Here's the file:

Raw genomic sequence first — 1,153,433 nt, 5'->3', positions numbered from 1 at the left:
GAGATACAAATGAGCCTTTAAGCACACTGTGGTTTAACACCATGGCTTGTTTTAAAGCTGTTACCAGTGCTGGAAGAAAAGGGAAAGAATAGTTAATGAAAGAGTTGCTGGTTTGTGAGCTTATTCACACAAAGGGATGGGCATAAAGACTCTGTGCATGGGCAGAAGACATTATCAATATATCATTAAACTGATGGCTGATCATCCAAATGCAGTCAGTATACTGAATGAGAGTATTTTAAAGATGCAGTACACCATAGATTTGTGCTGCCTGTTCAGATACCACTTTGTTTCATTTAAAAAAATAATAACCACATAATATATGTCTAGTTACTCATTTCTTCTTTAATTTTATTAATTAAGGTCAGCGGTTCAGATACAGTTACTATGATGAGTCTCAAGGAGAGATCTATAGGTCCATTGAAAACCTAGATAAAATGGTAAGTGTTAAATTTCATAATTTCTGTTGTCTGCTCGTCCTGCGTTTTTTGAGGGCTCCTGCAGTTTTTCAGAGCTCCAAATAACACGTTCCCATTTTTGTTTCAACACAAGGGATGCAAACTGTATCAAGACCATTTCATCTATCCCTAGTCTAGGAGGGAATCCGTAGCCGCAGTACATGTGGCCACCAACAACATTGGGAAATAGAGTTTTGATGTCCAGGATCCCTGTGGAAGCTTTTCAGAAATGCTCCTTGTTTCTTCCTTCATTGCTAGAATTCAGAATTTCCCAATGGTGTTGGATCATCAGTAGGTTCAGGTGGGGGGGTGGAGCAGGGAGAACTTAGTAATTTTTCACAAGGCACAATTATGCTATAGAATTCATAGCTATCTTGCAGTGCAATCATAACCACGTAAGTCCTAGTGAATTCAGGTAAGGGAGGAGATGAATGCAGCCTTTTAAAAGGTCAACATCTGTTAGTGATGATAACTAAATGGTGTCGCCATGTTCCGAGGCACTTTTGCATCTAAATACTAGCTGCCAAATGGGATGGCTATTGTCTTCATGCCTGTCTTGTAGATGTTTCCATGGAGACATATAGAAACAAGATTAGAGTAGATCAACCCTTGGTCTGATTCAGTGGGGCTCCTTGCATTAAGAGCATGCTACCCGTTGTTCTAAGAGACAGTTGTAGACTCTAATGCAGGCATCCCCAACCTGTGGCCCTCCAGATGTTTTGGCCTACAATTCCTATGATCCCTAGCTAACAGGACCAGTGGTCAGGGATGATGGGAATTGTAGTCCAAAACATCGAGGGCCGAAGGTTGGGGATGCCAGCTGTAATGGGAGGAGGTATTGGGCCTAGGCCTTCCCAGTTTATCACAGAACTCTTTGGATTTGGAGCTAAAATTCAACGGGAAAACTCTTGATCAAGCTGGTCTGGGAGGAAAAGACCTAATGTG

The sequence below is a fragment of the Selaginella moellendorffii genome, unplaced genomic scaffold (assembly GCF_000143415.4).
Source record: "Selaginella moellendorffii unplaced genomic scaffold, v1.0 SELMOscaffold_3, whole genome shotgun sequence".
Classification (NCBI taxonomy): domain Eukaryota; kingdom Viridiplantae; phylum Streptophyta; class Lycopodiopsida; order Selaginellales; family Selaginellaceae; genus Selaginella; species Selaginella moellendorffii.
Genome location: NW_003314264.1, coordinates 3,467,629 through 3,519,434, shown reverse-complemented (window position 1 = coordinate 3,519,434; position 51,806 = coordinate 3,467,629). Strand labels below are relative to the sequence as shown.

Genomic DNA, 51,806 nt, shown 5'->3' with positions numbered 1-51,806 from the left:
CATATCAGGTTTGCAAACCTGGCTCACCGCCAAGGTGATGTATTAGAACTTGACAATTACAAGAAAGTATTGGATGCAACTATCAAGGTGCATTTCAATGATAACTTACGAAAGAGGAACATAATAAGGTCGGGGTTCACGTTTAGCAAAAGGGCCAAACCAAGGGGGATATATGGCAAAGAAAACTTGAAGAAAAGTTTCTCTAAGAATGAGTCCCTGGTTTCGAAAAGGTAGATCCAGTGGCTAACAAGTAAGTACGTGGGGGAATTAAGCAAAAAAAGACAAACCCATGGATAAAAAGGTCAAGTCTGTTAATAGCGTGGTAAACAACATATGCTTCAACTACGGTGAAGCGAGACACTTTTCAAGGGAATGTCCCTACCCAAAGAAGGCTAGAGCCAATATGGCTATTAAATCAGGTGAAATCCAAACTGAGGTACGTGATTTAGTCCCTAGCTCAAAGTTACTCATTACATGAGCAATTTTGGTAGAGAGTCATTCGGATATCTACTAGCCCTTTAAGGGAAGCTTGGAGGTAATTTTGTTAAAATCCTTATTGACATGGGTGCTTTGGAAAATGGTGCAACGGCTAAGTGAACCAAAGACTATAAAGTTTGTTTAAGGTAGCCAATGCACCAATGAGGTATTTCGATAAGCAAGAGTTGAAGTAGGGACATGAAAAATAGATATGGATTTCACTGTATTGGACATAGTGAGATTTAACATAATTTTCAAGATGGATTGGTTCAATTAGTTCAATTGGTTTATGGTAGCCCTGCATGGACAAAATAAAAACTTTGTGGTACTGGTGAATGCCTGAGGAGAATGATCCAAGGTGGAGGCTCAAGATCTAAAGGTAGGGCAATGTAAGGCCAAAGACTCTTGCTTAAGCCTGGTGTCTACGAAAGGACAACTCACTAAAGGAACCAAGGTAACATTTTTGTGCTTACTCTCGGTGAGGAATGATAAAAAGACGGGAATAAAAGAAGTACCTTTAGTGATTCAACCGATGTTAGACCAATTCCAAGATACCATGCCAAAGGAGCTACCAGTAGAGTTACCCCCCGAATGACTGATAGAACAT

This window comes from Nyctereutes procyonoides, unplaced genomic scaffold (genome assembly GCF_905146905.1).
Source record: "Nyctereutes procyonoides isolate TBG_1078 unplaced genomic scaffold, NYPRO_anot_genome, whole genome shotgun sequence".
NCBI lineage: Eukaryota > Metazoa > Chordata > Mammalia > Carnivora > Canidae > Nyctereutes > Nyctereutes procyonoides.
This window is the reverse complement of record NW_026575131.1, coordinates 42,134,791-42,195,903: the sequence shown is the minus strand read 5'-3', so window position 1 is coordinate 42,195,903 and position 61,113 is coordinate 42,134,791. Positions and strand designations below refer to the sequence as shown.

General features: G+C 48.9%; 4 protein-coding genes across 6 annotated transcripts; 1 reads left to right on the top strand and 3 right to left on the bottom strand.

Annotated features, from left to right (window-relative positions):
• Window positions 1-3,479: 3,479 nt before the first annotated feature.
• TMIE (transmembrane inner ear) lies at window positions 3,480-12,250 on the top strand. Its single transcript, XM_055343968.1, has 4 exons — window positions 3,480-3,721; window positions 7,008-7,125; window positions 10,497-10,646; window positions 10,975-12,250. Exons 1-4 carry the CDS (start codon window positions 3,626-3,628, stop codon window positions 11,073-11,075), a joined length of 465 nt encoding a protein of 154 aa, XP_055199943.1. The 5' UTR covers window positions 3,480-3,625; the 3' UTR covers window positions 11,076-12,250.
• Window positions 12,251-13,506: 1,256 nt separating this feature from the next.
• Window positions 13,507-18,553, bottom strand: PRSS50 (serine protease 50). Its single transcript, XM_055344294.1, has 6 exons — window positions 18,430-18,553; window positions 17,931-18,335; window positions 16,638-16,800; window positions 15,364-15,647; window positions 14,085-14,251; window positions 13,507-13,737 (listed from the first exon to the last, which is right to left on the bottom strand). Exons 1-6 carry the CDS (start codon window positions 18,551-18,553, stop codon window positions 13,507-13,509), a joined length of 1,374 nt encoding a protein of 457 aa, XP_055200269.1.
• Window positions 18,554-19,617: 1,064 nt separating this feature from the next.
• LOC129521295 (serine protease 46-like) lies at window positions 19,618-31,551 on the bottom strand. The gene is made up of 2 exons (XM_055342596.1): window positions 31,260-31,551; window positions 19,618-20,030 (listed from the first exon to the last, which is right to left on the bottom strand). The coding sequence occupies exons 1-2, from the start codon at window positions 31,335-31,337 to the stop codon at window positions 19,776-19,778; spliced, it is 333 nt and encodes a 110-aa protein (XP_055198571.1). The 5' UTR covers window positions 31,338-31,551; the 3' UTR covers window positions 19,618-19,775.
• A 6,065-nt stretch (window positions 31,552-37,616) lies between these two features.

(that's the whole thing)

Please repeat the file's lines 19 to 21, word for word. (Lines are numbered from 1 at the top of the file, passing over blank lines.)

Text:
• Window positions 18,554-19,617: 1,064 nt separating this feature from the next.
• LOC129521295 (serine protease 46-like) lies at window positions 19,618-31,551 on the bottom strand. The gene is made up of 2 exons (XM_055342596.1): window positions 31,260-31,551; window positions 19,618-20,030 (listed from the first exon to the last, which is right to left on the bottom strand). The coding sequence occupies exons 1-2, from the start codon at window positions 31,335-31,337 to the stop codon at window positions 19,776-19,778; spliced, it is 333 nt and encodes a 110-aa protein (XP_055198571.1). The 5' UTR covers window positions 31,338-31,551; the 3' UTR covers window positions 19,618-19,775.
• A 6,065-nt stretch (window positions 31,552-37,616) lies between these two features.